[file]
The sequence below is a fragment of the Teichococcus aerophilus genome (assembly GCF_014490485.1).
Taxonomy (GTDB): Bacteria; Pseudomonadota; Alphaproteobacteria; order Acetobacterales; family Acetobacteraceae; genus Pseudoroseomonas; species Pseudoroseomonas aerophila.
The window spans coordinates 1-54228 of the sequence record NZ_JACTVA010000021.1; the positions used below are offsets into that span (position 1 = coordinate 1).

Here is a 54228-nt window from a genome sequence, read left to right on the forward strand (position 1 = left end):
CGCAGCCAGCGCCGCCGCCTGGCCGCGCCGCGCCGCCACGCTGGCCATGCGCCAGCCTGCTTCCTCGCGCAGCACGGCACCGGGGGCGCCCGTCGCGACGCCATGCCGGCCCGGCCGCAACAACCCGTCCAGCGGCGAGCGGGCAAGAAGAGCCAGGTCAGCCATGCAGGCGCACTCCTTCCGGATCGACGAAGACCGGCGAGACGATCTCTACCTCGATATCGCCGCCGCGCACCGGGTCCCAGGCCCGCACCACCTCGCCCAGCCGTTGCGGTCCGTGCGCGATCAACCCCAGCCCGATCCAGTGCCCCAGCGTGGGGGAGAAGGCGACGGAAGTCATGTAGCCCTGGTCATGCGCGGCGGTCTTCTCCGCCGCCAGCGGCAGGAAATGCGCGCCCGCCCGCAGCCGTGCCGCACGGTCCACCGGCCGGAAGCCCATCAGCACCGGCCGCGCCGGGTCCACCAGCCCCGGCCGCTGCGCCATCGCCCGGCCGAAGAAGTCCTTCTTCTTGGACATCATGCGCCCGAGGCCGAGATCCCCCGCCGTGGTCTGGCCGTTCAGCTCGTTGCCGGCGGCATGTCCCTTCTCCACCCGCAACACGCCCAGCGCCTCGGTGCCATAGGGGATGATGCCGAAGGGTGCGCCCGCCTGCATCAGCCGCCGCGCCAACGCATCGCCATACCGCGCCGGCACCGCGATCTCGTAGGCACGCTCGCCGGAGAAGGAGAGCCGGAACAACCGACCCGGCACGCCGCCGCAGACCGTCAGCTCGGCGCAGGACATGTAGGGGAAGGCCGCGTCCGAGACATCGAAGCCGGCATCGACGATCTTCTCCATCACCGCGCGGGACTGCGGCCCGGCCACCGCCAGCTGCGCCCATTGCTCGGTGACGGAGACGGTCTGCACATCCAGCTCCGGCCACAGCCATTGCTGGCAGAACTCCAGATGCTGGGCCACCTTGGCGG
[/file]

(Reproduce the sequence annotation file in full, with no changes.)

The sequence below is a fragment of the Teichococcus aerophilus genome (assembly GCF_014490485.1).
Taxonomy (GTDB): Bacteria; Pseudomonadota; Alphaproteobacteria; order Acetobacterales; family Acetobacteraceae; genus Pseudoroseomonas; species Pseudoroseomonas aerophila.
The window spans coordinates 1-54228 of the sequence record NZ_JACTVA010000021.1; the positions used below are offsets into that span (position 1 = coordinate 1).

Here is a 54228-nt window from a genome sequence, read left to right on the forward strand (position 1 = left end):
CGCAGCCAGCGCCGCCGCCTGGCCGCGCCGCGCCGCCACGCTGGCCATGCGCCAGCCTGCTTCCTCGCGCAGCACGGCACCGGGGGCGCCCGTCGCGACGCCATGCCGGCCCGGCCGCAACAACCCGTCCAGCGGCGAGCGGGCAAGAAGAGCCAGGTCAGCCATGCAGGCGCACTCCTTCCGGATCGACGAAGACCGGCGAGACGATCTCTACCTCGATATCGCCGCCGCGCACCGGGTCCCAGGCCCGCACCACCTCGCCCAGCCGTTGCGGTCCGTGCGCGATCAACCCCAGCCCGATCCAGTGCCCCAGCGTGGGGGAGAAGGCGACGGAAGTCATGTAGCCCTGGTCATGCGCGGCGGTCTTCTCCGCCGCCAGCGGCAGGAAATGCGCGCCCGCCCGCAGCCGTGCCGCACGGTCCACCGGCCGGAAGCCCATCAGCACCGGCCGCGCCGGGTCCACCAGCCCCGGCCGCTGCGCCATCGCCCGGCCGAAGAAGTCCTTCTTCTTGGACATCATGCGCCCGAGGCCGAGATCCCCCGCCGTGGTCTGGCCGTTCAGCTCGTTGCCGGCGGCATGTCCCTTCTCCACCCGCAACACGCCCAGCGCCTCGGTGCCATAGGGGATGATGCCGAAGGGTGCGCCCGCCTGCATCAGCCGCCGCGCCAACGCATCGCCATACCGCGCCGGCACCGCGATCTCGTAGGCACGCTCGCCGGAGAAGGAGAGCCGGAACAACCGACCCGGCACGCCGCCGCAGACCGTCAGCTCGGCGCAGGACATGTAGGGGAAGGCCGCGTCCGAGACATCGAAGCCGGCATCGACGATCTTCTCCATCACCGCGCGGGACTGCGGCCCGGCCACCGCCAGCTGCGCCCATTGCTCGGTGACGGAGACGGTCTGCACATCCAGCTCCGGCCACAGCCATTGCTGGCAGAACTCCAGATGCTGGGCCACCTTGGCGG